Saturday, 2 May 2015

The Queen leads Gallipoli centenary commemoration in London

The Queen pays her respect. Photo: MOD

Last Saturday, members of the Royal Family, servicemen and the relatives of soldiers who served during the failed Gallipoli campaign came together on the one hundredth anniversary of the Gallipoli landings to remember those who had lost their lives.

25th April – traditionally known as ANZAC Day – commenced with the annual Dawn Service at Hyde Park Corner, by the Wellington Arch between the Australian and New Zealand war memorials. Comedian Adam Hill led the 45-minute service, with Princess Anne in attendance. Similar services took place across Europe, in Çanakkale (Gallipoli) in Turkey, and in Australia and New Zealand.

At 9am, a short service and wreath laying ceremony, organised by the Gallipoli Association, took place at the Gallipoli Memorial in the crypt of St Paul's Cathedral. It was attended by senior representatives of the British government, the Royal Navy, the Army, by the High Commissioners of Australia and New Zealand, and other high-ranking officials from France and Turkey

A public commemoration service took place at the Cenotaph in Whitehall. The event had been declared a UK National Commemoration event by Prime Minister David Cameron and was televised live to the world.

The public had started to line the streets in Whitehall several hours before the service commenced. Big screens had been erected for those further from the Cenotaph to see the proceedings, which kicked into action at 10am when the Royal Marines military band began to play. Soldiers and descendants of Gallipoli veterans then marched into their designated areas around the Cenotaph, with the Royal family, represented by the Queen, Prince Philip and Prince William, emerging just before 11am.

In the middle of the road was a small-scale reproduction of Nadir Imamoğlu’s oak tree sculpture Gallipoli 1915 (pictured left), which is displayed at the National Memorial Arboretum in Staffordshire. The leafless branches symbolise the hands of soldiers on the beaches of the Gallipoli Peninsula, raised to distinguish them from their dead colleagues – a simple yet powerful reminder of the huge loss of life at Gallipoli.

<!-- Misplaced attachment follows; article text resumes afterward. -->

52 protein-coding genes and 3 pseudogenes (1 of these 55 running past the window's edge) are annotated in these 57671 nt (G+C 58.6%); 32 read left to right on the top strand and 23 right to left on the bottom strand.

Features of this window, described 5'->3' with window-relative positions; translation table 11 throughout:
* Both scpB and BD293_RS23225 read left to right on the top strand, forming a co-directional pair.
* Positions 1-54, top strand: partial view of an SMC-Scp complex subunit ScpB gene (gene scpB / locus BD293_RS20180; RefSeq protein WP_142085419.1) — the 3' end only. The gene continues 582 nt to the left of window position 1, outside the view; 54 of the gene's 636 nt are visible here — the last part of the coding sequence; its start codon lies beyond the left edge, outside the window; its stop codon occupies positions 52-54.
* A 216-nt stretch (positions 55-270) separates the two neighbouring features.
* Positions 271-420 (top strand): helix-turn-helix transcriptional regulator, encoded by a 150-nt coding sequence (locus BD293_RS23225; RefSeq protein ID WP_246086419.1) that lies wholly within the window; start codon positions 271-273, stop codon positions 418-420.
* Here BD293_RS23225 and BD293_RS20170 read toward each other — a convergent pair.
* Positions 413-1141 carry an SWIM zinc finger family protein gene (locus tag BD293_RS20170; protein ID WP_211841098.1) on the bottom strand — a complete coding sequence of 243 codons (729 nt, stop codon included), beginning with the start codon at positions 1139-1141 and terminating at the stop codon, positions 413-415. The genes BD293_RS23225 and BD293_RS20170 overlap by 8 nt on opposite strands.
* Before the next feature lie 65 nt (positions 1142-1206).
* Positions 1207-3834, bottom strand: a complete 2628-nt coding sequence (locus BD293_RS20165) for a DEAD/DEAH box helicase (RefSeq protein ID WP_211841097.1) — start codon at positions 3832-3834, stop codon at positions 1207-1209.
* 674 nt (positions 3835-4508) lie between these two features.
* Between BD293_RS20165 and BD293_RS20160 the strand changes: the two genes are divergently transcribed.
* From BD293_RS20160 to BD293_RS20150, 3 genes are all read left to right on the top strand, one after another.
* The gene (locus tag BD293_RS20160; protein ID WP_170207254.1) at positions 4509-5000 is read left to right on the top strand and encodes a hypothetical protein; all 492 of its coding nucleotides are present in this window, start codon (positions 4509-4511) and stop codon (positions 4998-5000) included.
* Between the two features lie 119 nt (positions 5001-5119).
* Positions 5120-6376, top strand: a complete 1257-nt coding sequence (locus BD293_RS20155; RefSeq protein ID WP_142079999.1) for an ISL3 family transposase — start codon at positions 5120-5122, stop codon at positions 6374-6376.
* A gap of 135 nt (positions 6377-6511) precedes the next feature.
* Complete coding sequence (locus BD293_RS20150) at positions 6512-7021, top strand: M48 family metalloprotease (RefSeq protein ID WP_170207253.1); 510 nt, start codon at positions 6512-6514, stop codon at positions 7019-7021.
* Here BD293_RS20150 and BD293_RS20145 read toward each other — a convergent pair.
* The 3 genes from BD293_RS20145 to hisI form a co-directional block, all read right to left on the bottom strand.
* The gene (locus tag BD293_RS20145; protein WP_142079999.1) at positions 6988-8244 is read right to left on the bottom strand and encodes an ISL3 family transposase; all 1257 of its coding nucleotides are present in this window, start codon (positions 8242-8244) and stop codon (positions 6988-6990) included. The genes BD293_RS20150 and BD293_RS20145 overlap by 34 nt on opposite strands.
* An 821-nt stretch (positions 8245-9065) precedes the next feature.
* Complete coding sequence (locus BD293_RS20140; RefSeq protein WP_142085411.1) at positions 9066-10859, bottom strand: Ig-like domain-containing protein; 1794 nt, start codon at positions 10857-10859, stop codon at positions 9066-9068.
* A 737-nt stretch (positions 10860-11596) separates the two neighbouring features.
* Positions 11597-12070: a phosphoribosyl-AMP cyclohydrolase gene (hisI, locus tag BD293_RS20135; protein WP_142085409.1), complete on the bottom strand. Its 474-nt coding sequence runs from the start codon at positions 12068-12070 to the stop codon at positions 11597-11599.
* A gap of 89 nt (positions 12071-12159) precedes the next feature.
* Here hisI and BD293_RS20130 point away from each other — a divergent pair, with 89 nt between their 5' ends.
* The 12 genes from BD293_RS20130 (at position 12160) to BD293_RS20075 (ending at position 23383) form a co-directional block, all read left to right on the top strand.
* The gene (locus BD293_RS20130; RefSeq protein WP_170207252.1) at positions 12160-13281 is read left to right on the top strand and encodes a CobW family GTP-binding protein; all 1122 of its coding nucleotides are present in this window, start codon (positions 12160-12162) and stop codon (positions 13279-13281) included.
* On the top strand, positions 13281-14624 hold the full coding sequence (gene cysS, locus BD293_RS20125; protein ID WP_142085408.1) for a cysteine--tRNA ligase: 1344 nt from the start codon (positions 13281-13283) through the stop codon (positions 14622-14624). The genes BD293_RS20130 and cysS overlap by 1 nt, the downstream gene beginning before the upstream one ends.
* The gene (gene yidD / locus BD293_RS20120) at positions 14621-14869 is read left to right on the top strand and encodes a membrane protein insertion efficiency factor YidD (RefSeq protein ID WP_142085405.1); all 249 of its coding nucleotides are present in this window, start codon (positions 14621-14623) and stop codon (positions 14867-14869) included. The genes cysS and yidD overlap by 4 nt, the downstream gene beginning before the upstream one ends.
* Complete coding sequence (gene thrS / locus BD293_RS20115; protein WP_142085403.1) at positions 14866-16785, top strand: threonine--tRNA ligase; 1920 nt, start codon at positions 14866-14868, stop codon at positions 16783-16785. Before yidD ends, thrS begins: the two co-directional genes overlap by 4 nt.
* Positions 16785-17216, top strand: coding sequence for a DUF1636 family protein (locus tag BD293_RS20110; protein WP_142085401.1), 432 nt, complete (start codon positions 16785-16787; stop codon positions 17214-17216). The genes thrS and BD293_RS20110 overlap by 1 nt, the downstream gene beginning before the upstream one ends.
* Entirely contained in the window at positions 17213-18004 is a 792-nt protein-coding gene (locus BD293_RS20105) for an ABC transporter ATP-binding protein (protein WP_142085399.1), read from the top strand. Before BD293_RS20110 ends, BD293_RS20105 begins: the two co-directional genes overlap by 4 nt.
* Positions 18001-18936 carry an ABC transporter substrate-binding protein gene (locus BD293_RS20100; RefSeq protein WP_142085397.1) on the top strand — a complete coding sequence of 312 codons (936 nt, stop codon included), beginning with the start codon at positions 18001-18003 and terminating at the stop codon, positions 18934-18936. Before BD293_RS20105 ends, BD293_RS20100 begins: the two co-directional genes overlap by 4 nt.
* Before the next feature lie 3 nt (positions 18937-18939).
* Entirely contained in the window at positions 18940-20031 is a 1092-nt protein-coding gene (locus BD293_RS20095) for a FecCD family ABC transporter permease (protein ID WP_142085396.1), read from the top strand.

A two-minute silence commenced when Big Ben struck 11am, followed by the Last Post, played by buglers from the Royal Marines. There was a reading of The Fallen by Laurence Binyon, first published in The Times in 1914.

"They shall grow old not, as we that are left grow old: age shall not weary them nor the years condemn. At the going down of the sun and in the morning, we will remember them."

Veterans and their descendants march on Whitehall. Photo: MOD
The Queen then laid the first wreath and bowed before the Ceneotaph, which has engraved upon it THE GLORIOUS DEAD. She was followed by the British Prime Minister, High Commissioners of Australia and New Zealand, the Turkish ambassador Abdurrahman Bilgiç and many other notables from Britain and around the world.

There were prayers, readings by schoolchildren and hymns in between the national anthems of Australia, New Zealand, Turkey and the United Kingdom. Turkey’s national anthem was sung by opera singer and Londra Gazete reporter Burak Gülşen. It was preceded by a reading of Atatürk’s message to bereaved pilgrims in 1943, read by Ambassador Bilgiç’s 14-year-old daughter Ecenur.

The Turkish Air Force Band performed Marche Mustafa Kemal Atatürk by Fazıl Çağlayan during the march-off. The event concluded just after midday. It marked a memorable and moving day when former foes were reconciled as friends.

Gonul Daniels, the Conservative Parliamentary Candidate for Edmonton, was present for the service. She told T‑VINE: “I was honoured to attend the Gallipoli 100 year commemoration where the Queen and dignitaries laid wreaths for the fallen. It was a moving service that I will always remember not least for the beautifully sung Turkish national anthem along with the British national anthem.”

“The Ambassador's daughter gave a poignant reading of Ataturk’s message, which embodies feelings about Galllipoli: "….There is no difference between the Johnnies and the Mehmets to us where they lie side by side here in this country of ours….".” 

Burak Gülşen sings the Turkish national anthem. Photo: Turkish Embassy
Other commemoration events were held across the country during last weekend. A major exhibition called Gallipoli: Myth and Memory is also on show at the National Museum of the Royal Navy, in Portsmouth Historic Dockyard. It tells the Royal Navy’s story of the catastrophic Gallipoli Campaign of 1915, which caused over 200,000 Allied casualties with many deaths coming from disease. The exhibition runs until 31st January 2016.

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